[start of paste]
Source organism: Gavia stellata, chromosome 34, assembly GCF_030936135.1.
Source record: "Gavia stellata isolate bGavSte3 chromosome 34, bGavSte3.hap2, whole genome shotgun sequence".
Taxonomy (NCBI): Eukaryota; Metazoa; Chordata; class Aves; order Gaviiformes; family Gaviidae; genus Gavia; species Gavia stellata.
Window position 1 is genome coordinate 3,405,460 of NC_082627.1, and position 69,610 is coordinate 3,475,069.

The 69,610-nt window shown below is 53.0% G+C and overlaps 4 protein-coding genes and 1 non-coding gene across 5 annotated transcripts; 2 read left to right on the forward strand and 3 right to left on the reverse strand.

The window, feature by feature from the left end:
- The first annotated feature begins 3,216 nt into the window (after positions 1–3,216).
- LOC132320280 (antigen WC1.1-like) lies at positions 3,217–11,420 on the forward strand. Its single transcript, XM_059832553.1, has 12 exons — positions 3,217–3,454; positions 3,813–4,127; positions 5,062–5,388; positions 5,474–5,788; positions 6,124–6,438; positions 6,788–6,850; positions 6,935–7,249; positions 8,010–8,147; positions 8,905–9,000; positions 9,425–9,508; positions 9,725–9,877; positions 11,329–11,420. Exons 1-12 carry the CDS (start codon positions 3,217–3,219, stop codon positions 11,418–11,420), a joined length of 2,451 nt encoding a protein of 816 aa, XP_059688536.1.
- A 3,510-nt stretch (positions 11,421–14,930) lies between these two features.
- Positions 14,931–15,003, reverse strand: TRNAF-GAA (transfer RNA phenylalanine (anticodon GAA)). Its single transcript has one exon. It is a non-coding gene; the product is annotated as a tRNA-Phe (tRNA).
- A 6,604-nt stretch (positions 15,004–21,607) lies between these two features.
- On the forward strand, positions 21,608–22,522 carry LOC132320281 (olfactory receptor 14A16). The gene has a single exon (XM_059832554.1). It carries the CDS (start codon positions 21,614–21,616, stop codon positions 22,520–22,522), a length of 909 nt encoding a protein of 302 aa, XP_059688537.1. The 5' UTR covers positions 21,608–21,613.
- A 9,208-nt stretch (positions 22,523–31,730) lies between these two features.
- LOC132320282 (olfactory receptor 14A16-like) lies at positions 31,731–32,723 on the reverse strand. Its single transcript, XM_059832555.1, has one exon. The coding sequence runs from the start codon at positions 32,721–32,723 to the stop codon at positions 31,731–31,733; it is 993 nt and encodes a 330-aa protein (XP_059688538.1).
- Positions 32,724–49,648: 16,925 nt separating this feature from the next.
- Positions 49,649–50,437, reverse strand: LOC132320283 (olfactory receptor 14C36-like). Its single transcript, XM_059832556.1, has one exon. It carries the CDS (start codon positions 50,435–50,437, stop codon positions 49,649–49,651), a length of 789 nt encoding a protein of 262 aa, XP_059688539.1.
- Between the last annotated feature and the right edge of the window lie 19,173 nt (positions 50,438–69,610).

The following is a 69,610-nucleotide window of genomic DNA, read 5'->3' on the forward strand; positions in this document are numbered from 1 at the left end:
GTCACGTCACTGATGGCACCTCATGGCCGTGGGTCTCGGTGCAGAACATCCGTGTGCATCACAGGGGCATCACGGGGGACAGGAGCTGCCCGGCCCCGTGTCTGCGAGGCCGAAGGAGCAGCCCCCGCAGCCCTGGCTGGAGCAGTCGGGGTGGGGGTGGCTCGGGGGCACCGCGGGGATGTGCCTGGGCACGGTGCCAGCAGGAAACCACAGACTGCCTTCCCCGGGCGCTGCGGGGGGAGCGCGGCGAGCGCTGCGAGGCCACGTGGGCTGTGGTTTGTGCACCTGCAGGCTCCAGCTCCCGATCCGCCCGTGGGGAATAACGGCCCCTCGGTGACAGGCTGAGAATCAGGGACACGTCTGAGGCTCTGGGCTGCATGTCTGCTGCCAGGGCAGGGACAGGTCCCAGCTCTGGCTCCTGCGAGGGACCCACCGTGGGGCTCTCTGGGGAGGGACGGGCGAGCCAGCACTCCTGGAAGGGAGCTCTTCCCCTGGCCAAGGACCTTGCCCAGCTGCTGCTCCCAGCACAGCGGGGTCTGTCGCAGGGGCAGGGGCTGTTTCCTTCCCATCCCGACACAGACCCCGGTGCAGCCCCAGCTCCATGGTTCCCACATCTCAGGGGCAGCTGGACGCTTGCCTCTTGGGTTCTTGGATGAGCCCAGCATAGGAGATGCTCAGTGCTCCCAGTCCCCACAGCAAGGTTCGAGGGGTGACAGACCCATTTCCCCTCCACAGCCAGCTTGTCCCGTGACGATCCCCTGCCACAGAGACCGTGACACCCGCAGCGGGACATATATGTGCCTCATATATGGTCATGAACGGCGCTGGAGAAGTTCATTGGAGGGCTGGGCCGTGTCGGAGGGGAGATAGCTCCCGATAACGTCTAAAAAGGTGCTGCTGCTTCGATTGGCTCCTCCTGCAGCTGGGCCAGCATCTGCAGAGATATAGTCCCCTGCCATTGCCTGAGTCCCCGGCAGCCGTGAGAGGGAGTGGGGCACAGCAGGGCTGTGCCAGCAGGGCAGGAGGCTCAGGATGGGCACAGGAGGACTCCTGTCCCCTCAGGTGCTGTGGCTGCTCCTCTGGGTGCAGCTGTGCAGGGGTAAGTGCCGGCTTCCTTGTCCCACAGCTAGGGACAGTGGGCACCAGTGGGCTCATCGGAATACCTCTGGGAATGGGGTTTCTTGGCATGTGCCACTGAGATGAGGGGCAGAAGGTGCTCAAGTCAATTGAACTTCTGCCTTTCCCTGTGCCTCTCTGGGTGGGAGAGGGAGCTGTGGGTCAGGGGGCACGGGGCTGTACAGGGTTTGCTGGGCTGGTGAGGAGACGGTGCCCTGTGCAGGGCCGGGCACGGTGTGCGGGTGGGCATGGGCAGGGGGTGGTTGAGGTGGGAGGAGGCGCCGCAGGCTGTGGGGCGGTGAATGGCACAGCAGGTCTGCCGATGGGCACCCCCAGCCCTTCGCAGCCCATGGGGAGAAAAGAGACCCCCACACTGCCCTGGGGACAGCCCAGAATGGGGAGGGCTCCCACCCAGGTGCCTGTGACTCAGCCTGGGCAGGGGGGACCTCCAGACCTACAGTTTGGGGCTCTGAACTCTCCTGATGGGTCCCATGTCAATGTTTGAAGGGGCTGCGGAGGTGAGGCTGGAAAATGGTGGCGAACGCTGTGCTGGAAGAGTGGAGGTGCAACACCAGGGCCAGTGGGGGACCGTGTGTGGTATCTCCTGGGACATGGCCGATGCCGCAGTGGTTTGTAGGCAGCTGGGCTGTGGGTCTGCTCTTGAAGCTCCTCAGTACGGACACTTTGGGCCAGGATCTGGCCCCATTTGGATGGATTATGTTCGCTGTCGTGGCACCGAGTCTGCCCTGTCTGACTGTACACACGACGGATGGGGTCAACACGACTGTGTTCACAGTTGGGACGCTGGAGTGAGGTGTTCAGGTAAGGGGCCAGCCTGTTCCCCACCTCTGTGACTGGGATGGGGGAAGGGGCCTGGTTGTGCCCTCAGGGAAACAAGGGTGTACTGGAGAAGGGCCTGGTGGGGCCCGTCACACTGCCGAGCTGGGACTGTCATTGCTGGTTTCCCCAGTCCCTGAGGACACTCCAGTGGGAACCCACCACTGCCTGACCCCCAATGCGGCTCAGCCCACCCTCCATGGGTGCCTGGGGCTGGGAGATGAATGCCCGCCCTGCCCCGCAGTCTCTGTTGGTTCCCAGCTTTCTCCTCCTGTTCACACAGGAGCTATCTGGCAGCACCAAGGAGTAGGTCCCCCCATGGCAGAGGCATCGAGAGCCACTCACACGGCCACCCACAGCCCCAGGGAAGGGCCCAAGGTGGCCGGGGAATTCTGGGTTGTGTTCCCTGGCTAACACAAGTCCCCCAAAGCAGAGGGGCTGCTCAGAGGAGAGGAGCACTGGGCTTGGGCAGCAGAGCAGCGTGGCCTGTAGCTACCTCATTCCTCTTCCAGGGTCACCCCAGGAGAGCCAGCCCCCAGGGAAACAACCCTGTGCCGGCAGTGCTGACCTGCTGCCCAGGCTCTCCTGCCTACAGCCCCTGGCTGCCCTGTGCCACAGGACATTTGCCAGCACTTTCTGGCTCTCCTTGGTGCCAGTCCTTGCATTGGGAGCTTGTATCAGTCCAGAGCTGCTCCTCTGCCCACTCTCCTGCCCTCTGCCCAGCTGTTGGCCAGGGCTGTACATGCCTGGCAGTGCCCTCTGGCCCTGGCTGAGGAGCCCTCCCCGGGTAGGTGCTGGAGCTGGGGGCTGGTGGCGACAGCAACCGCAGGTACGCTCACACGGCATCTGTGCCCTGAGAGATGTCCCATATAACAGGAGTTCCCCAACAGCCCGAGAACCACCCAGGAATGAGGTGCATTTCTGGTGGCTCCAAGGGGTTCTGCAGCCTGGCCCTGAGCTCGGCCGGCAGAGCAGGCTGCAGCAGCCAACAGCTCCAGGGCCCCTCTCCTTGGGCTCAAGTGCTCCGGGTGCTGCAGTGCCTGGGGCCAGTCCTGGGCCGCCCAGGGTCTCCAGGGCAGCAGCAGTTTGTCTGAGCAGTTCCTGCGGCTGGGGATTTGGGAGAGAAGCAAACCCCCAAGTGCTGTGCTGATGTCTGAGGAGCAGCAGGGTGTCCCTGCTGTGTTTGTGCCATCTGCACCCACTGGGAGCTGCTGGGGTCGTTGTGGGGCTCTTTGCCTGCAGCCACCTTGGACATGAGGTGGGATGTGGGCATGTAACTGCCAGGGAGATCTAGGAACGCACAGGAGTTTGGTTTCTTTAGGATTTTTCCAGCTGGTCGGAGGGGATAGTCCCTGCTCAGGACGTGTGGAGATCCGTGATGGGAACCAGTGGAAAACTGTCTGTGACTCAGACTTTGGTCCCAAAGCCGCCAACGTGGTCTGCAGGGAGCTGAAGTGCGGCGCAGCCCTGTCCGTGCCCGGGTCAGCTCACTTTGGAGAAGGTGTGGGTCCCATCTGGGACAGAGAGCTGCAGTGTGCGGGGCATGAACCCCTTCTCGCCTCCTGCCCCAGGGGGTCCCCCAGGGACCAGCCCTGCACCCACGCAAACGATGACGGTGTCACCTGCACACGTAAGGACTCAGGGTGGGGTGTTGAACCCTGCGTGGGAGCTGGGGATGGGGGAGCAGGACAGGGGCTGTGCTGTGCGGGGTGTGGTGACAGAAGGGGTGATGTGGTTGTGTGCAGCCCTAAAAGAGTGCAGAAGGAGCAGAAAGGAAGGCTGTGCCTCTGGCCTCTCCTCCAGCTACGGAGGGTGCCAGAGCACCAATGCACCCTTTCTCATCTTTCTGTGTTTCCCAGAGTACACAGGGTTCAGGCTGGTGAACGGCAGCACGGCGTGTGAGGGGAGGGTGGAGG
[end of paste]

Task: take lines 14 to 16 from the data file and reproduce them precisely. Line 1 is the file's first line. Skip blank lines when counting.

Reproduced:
- LOC132320282 (olfactory receptor 14A16-like) lies at positions 31,731–32,723 on the reverse strand. Its single transcript, XM_059832555.1, has one exon. The coding sequence runs from the start codon at positions 32,721–32,723 to the stop codon at positions 31,731–31,733; it is 993 nt and encodes a 330-aa protein (XP_059688538.1).
- Positions 32,724–49,648: 16,925 nt separating this feature from the next.
- Positions 49,649–50,437, reverse strand: LOC132320283 (olfactory receptor 14C36-like). Its single transcript, XM_059832556.1, has one exon. It carries the CDS (start codon positions 50,435–50,437, stop codon positions 49,649–49,651), a length of 789 nt encoding a protein of 262 aa, XP_059688539.1.